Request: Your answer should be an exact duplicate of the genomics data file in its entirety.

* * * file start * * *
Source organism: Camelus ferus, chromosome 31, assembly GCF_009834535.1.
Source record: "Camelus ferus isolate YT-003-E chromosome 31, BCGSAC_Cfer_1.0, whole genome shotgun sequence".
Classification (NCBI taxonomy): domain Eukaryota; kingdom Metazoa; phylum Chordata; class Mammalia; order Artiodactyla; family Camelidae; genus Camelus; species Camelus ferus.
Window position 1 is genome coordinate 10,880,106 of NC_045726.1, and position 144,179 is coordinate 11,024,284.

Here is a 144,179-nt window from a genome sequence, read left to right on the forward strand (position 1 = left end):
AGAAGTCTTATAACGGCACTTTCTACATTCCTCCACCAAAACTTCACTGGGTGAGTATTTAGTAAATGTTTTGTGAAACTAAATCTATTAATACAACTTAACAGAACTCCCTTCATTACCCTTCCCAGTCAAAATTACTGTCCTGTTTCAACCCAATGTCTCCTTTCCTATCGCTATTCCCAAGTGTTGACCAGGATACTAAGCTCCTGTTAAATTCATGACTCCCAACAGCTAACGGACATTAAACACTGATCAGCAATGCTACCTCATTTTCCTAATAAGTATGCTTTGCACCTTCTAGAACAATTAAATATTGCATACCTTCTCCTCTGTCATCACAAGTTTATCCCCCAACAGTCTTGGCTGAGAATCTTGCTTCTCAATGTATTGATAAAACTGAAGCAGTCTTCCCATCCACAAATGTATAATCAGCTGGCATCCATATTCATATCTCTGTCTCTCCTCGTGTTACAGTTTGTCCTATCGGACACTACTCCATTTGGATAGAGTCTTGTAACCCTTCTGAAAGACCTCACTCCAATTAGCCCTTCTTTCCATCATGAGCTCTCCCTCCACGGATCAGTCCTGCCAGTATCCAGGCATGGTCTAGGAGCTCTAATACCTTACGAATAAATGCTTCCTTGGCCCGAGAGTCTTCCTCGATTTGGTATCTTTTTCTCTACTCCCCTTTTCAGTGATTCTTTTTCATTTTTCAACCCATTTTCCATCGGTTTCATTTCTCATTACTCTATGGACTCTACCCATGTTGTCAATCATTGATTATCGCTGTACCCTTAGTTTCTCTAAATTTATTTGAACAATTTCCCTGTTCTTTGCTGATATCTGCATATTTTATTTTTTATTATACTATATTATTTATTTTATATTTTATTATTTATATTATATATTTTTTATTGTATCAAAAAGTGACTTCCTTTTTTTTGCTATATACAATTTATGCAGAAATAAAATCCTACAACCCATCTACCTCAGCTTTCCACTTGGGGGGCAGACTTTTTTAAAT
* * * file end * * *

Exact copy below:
Source organism: Camelus ferus, chromosome 31, assembly GCF_009834535.1.
Source record: "Camelus ferus isolate YT-003-E chromosome 31, BCGSAC_Cfer_1.0, whole genome shotgun sequence".
Classification (NCBI taxonomy): domain Eukaryota; kingdom Metazoa; phylum Chordata; class Mammalia; order Artiodactyla; family Camelidae; genus Camelus; species Camelus ferus.
Window position 1 is genome coordinate 10,880,106 of NC_045726.1, and position 144,179 is coordinate 11,024,284.

Here is a 144,179-nt window from a genome sequence, read left to right on the forward strand (position 1 = left end):
AGAAGTCTTATAACGGCACTTTCTACATTCCTCCACCAAAACTTCACTGGGTGAGTATTTAGTAAATGTTTTGTGAAACTAAATCTATTAATACAACTTAACAGAACTCCCTTCATTACCCTTCCCAGTCAAAATTACTGTCCTGTTTCAACCCAATGTCTCCTTTCCTATCGCTATTCCCAAGTGTTGACCAGGATACTAAGCTCCTGTTAAATTCATGACTCCCAACAGCTAACGGACATTAAACACTGATCAGCAATGCTACCTCATTTTCCTAATAAGTATGCTTTGCACCTTCTAGAACAATTAAATATTGCATACCTTCTCCTCTGTCATCACAAGTTTATCCCCCAACAGTCTTGGCTGAGAATCTTGCTTCTCAATGTATTGATAAAACTGAAGCAGTCTTCCCATCCACAAATGTATAATCAGCTGGCATCCATATTCATATCTCTGTCTCTCCTCGTGTTACAGTTTGTCCTATCGGACACTACTCCATTTGGATAGAGTCTTGTAACCCTTCTGAAAGACCTCACTCCAATTAGCCCTTCTTTCCATCATGAGCTCTCCCTCCACGGATCAGTCCTGCCAGTATCCAGGCATGGTCTAGGAGCTCTAATACCTTACGAATAAATGCTTCCTTGGCCCGAGAGTCTTCCTCGATTTGGTATCTTTTTCTCTACTCCCCTTTTCAGTGATTCTTTTTCATTTTTCAACCCATTTTCCATCGGTTTCATTTCTCATTACTCTATGGACTCTACCCATGTTGTCAATCATTGATTATCGCTGTACCCTTAGTTTCTCTAAATTTATTTGAACAATTTCCCTGTTCTTTGCTGATATCTGCATATTTTATTTTTTATTATACTATATTATTTATTTTATATTTTATTATTTATATTATATATTTTTTATTGTATCAAAAAGTGACTTCCTTTTTTTTGCTATATACAATTTATGCAGAAATAAAATCCTACAACCCATCTACCTCAGCTTTCCACTTGGGGGGCAGACTTTTTTAAAT